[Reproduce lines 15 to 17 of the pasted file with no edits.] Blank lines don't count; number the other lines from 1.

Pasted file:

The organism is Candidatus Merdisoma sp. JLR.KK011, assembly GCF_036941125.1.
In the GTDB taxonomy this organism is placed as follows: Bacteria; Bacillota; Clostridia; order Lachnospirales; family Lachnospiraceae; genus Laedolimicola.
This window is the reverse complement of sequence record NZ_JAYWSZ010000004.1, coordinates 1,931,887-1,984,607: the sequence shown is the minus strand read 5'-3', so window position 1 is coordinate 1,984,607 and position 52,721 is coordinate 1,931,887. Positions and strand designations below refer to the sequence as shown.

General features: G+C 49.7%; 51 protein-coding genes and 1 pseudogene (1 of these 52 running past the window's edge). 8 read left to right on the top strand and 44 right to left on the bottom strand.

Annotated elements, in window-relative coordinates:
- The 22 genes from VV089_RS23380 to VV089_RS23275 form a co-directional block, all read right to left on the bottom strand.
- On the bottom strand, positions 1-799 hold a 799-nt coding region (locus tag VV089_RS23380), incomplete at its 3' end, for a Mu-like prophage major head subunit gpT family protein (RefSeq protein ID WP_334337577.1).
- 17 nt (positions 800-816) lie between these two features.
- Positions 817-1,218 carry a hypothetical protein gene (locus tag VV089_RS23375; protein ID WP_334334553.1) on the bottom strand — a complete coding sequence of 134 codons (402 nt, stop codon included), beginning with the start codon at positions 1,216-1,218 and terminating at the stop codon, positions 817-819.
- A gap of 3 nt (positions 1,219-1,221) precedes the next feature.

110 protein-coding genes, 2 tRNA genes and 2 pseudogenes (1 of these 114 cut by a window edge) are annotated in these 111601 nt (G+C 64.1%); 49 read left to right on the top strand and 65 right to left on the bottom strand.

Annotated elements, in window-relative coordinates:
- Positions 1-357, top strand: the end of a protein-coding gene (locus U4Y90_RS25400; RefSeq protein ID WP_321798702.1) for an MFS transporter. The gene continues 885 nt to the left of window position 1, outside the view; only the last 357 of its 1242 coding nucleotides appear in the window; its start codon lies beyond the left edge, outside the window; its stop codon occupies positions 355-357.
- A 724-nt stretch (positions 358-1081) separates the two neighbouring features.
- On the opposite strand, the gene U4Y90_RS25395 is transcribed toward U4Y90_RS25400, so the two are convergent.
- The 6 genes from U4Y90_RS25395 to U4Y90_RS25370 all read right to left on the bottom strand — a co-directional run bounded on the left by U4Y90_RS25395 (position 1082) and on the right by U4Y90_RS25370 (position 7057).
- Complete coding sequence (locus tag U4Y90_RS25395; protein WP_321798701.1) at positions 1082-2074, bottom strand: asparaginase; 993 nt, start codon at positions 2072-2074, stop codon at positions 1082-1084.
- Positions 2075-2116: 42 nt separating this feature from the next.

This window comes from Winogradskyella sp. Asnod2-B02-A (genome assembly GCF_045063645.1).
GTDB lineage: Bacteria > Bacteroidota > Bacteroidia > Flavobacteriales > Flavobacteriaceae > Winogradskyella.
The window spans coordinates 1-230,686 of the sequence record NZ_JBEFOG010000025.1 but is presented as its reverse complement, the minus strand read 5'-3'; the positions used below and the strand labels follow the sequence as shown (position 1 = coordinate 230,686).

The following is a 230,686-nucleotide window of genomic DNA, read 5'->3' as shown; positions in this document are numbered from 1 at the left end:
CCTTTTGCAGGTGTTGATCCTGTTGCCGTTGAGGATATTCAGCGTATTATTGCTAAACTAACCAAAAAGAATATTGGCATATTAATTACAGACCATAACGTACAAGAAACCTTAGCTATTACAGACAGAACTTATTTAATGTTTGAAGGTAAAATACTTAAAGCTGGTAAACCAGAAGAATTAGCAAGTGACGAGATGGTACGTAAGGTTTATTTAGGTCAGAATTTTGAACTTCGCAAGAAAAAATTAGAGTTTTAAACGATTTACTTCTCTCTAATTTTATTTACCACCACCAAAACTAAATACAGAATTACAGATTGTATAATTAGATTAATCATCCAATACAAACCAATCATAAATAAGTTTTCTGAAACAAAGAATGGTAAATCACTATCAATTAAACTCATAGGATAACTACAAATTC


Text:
- On the opposite strand, the gene U4Y90_RS25395 is transcribed toward U4Y90_RS25400, so the two are convergent.
- The 6 genes from U4Y90_RS25395 to U4Y90_RS25370 all read right to left on the bottom strand — a co-directional run bounded on the left by U4Y90_RS25395 (position 1082) and on the right by U4Y90_RS25370 (position 7057).
- Complete coding sequence (locus tag U4Y90_RS25395; protein WP_321798701.1) at positions 1082-2074, bottom strand: asparaginase; 993 nt, start codon at positions 2072-2074, stop codon at positions 1082-1084.